The communication model involves a sender passing information through a channel with the goal that that this is received and interpreted by the receiver. Now, right in that communication model explanation lies the important requirement of communication - It is not about what the sender planned to send but what the receiver interpreted from the message.
Consider, for instance, the difference between two messages that I heard from my Math teacher several years back while I was preparing to enter college. Both messages A and B have the same number of words in the same location except for the placement of the comma, which changes the entire meaning of the message. Although my Math teacher was teaching this to construct the right mathematical equation by placing the mathematical symbols correctly, he also communicated the powerful message of the importance of punctuations.
Message A: "Hang him not, leave him"
Message B: "Hang him, not leave him"
So, as we write anything, let us not read from what we wanted to communicate but read our thoughts on how the reader will interpret. When you are not present next to the reader to interpret the message, what areas will you focus on?
1. Use of correct "Grammar and Spelling" will be a simple critical building block. Even if you use a spell checker, proof-read as words like "their" and "there" will not be caught by spell-check utility unless you have advanced grammar checks also built in. Proof-reading will also help in ensuring the right use of the subject/verb agreement.
2. Say it concisely - Your message has to be concise and yet comprehensive. If I were to use my agile mindset here, if you were to remove all the words from your idea-tank and add only the required words, how many and what words will you add to ensure that you provide enough information concisely and yet provide the required context.
3. The coherent flow of ideas - Have you read your email or report after a day or attempted to read it from the bottom-up? Does the introduction properly give the required backdrop based on the conclusion drawn? Does every paragraph or bullet point really add-up.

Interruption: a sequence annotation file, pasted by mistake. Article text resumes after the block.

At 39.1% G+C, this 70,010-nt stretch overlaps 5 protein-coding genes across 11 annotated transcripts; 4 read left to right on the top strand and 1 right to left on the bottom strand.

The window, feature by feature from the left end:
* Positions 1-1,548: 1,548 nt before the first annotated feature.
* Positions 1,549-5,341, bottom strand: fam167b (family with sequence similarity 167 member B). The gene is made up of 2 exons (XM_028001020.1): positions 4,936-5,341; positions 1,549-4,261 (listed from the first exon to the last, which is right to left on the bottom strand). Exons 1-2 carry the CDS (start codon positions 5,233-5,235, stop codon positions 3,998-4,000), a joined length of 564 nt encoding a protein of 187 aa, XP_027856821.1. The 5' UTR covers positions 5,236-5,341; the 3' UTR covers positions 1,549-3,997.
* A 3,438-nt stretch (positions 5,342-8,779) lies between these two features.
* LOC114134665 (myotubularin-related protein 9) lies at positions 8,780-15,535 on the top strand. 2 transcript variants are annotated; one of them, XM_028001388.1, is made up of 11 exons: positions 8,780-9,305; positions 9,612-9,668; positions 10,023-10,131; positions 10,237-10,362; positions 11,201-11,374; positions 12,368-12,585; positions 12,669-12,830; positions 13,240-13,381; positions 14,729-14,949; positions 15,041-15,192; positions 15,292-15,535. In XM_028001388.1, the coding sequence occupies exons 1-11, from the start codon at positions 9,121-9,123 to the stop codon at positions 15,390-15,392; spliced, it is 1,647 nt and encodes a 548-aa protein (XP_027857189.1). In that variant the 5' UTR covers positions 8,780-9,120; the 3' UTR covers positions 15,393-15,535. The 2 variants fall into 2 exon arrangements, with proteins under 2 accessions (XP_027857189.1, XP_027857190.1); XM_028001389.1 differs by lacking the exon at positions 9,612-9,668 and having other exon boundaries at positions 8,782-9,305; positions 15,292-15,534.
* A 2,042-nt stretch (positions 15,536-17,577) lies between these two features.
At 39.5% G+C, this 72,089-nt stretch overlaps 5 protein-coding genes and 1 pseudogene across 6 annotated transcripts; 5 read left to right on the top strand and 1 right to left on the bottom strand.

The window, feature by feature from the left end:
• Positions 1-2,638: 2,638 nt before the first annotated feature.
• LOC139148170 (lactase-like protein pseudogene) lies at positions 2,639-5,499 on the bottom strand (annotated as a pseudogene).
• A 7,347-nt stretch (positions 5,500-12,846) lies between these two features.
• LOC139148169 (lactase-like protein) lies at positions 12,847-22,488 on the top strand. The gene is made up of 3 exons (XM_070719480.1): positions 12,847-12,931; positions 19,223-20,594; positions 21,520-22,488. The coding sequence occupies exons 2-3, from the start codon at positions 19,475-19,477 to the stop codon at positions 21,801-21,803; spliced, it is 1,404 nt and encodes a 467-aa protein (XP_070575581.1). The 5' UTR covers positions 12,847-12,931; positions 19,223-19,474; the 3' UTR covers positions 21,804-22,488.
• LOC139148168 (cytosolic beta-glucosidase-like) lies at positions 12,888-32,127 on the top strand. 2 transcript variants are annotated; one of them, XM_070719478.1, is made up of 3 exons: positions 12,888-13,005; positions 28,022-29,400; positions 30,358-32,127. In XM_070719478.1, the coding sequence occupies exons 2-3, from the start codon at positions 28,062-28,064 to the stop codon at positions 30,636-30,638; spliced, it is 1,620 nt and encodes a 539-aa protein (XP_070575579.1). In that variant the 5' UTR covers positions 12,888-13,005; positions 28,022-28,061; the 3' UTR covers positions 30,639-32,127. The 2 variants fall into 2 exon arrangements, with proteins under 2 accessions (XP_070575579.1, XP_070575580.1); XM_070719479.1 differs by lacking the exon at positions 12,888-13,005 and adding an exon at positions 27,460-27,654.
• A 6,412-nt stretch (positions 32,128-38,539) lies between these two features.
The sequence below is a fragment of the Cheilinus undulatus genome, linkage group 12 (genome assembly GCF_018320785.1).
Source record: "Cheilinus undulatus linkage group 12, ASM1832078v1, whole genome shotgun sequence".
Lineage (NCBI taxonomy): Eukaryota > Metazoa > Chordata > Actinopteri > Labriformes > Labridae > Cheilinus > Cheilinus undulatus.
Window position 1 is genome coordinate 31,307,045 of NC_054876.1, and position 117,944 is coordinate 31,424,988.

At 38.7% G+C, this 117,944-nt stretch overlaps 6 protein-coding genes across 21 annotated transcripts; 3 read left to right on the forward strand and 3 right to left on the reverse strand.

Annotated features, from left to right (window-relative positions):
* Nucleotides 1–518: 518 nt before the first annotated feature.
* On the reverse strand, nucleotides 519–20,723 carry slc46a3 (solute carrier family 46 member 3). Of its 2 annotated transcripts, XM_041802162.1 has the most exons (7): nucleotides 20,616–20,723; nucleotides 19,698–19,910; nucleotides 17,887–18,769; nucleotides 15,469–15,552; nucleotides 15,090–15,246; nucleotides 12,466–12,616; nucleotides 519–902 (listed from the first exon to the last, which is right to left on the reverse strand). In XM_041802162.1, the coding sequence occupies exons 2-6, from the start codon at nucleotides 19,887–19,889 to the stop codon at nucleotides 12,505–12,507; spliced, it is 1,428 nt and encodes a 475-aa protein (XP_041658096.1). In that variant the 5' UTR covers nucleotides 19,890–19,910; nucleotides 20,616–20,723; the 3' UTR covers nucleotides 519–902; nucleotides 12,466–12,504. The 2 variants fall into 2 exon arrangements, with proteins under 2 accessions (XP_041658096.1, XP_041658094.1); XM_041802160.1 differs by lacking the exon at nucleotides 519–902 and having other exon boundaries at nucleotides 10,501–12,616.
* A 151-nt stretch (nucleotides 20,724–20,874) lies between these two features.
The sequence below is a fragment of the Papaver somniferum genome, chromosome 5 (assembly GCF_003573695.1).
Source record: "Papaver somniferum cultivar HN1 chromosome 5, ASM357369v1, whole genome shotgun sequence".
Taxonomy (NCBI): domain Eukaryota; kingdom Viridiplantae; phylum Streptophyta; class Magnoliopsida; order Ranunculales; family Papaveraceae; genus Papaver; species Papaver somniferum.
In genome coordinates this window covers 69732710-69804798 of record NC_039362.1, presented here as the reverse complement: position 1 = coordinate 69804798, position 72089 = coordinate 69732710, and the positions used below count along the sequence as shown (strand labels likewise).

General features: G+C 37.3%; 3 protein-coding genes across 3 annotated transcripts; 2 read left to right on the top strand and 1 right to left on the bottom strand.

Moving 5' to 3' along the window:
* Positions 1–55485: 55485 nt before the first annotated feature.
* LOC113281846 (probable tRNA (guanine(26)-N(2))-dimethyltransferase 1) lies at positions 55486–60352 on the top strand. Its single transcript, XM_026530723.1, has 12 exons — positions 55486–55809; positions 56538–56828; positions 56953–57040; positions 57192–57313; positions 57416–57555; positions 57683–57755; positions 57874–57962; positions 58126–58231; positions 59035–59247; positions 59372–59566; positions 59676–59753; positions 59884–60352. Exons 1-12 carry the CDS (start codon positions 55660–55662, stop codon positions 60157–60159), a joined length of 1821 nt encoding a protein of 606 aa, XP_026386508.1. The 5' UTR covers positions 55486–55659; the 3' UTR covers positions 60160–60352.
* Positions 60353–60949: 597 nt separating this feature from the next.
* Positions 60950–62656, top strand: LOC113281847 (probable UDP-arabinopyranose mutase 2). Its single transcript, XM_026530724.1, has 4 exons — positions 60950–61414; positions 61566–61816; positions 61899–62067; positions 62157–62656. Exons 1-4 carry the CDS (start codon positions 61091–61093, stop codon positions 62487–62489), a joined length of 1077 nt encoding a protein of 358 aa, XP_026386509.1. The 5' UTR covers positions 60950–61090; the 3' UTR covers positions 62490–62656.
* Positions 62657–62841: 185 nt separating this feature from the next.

4. Clarity in purpose - What's the action you want the reader to take? Is it informational, promotional, directional, or action-oriented? If you are not clear what you want the reader to do, how would you ensure that the reader can understand your written report? Focus on "who does what by when" as a minimum criterion and discuss the "why" for not only doing it but also the impact of not doing it. Depending upon the content of the written communication, you can add details about "How."
5. Control the flow of ideas - Sometimes, additional data or words will be required. If one example has proved the point, then, additional examples are irrelevant as the communication will take the reader's attention. If the example provided is inadequate, then, perhaps that's not the right example. Similar thoughts can expand to using diagrams to better support your ideas and using some legends and footnotes for the charts for better interpretation.
I have always found that these five simple areas are critical to communication! It not only puts the sender responsible for correct and complete delivery of the intended message but also put the onus to ensure correct interpretation of the delivered message. It also puts the recipient equally responsible for ensuring complete delivery of the full message and the acknowledge the correct interpretation of the message. It is great to see Project Management Institute (2017) acknowledge these 5Cs of effective written communication in its latest version of the Project Management Book of Knowledge.
Have you ever considered these 5C's of effective written communication?
Project Management Institute (2017). A guide to project management book of knowledge. 6th Edition. New Town Square, PA: Project Management Institute.